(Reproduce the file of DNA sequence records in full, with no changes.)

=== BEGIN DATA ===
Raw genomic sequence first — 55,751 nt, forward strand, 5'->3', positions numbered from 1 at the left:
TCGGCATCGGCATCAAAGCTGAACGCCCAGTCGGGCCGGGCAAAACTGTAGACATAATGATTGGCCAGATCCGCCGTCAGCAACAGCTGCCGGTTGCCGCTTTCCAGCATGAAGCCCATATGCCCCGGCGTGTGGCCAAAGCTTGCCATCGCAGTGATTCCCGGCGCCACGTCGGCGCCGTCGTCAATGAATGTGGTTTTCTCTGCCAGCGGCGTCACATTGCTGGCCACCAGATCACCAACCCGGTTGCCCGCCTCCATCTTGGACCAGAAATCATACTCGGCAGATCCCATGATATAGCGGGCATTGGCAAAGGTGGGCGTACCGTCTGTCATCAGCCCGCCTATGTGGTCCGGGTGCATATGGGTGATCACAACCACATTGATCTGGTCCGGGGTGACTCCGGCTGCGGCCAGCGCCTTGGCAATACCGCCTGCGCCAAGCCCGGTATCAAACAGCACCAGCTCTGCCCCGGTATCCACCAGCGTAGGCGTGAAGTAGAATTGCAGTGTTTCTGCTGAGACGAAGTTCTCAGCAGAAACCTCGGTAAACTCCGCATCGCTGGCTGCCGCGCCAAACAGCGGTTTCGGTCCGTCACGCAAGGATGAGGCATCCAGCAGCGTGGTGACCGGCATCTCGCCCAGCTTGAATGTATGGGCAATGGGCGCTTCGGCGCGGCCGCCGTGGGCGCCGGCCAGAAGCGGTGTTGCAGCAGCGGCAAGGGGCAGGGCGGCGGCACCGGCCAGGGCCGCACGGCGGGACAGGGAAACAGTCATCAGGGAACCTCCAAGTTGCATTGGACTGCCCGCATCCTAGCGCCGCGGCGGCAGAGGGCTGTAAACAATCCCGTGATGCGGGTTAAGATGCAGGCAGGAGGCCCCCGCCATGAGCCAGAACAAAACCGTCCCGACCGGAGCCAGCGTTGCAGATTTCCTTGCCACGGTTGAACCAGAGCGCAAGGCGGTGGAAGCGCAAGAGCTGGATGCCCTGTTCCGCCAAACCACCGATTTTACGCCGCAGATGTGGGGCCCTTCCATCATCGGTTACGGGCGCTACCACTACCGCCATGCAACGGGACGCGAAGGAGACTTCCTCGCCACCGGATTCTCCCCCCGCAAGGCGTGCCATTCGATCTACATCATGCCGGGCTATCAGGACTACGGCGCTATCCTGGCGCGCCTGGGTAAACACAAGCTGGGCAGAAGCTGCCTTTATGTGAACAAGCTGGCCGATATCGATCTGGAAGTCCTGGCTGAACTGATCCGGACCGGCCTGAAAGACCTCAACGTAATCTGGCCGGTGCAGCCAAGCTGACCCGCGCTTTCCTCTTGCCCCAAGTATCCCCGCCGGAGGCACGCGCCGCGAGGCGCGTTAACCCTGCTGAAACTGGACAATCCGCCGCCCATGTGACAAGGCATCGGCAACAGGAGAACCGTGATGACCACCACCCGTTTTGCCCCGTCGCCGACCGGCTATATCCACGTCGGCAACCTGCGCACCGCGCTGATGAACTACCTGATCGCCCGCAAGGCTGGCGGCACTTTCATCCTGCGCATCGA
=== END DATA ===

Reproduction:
Raw genomic sequence first — 55,751 nt, forward strand, 5'->3', positions numbered from 1 at the left:
TCGGCATCGGCATCAAAGCTGAACGCCCAGTCGGGCCGGGCAAAACTGTAGACATAATGATTGGCCAGATCCGCCGTCAGCAACAGCTGCCGGTTGCCGCTTTCCAGCATGAAGCCCATATGCCCCGGCGTGTGGCCAAAGCTTGCCATCGCAGTGATTCCCGGCGCCACGTCGGCGCCGTCGTCAATGAATGTGGTTTTCTCTGCCAGCGGCGTCACATTGCTGGCCACCAGATCACCAACCCGGTTGCCCGCCTCCATCTTGGACCAGAAATCATACTCGGCAGATCCCATGATATAGCGGGCATTGGCAAAGGTGGGCGTACCGTCTGTCATCAGCCCGCCTATGTGGTCCGGGTGCATATGGGTGATCACAACCACATTGATCTGGTCCGGGGTGACTCCGGCTGCGGCCAGCGCCTTGGCAATACCGCCTGCGCCAAGCCCGGTATCAAACAGCACCAGCTCTGCCCCGGTATCCACCAGCGTAGGCGTGAAGTAGAATTGCAGTGTTTCTGCTGAGACGAAGTTCTCAGCAGAAACCTCGGTAAACTCCGCATCGCTGGCTGCCGCGCCAAACAGCGGTTTCGGTCCGTCACGCAAGGATGAGGCATCCAGCAGCGTGGTGACCGGCATCTCGCCCAGCTTGAATGTATGGGCAATGGGCGCTTCGGCGCGGCCGCCGTGGGCGCCGGCCAGAAGCGGTGTTGCAGCAGCGGCAAGGGGCAGGGCGGCGGCACCGGCCAGGGCCGCACGGCGGGACAGGGAAACAGTCATCAGGGAACCTCCAAGTTGCATTGGACTGCCCGCATCCTAGCGCCGCGGCGGCAGAGGGCTGTAAACAATCCCGTGATGCGGGTTAAGATGCAGGCAGGAGGCCCCCGCCATGAGCCAGAACAAAACCGTCCCGACCGGAGCCAGCGTTGCAGATTTCCTTGCCACGGTTGAACCAGAGCGCAAGGCGGTGGAAGCGCAAGAGCTGGATGCCCTGTTCCGCCAAACCACCGATTTTACGCCGCAGATGTGGGGCCCTTCCATCATCGGTTACGGGCGCTACCACTACCGCCATGCAACGGGACGCGAAGGAGACTTCCTCGCCACCGGATTCTCCCCCCGCAAGGCGTGCCATTCGATCTACATCATGCCGGGCTATCAGGACTACGGCGCTATCCTGGCGCGCCTGGGTAAACACAAGCTGGGCAGAAGCTGCCTTTATGTGAACAAGCTGGCCGATATCGATCTGGAAGTCCTGGCTGAACTGATCCGGACCGGCCTGAAAGACCTCAACGTAATCTGGCCGGTGCAGCCAAGCTGACCCGCGCTTTCCTCTTGCCCCAAGTATCCCCGCCGGAGGCACGCGCCGCGAGGCGCGTTAACCCTGCTGAAACTGGACAATCCGCCGCCCATGTGACAAGGCATCGGCAACAGGAGAACCGTGATGACCACCACCCGTTTTGCCCCGTCGCCGACCGGCTATATCCACGTCGGCAACCTGCGCACCGCGCTGATGAACTACCTGATCGCCCGCAAGGCTGGCGGCACTTTCATCCTGCGCATCGA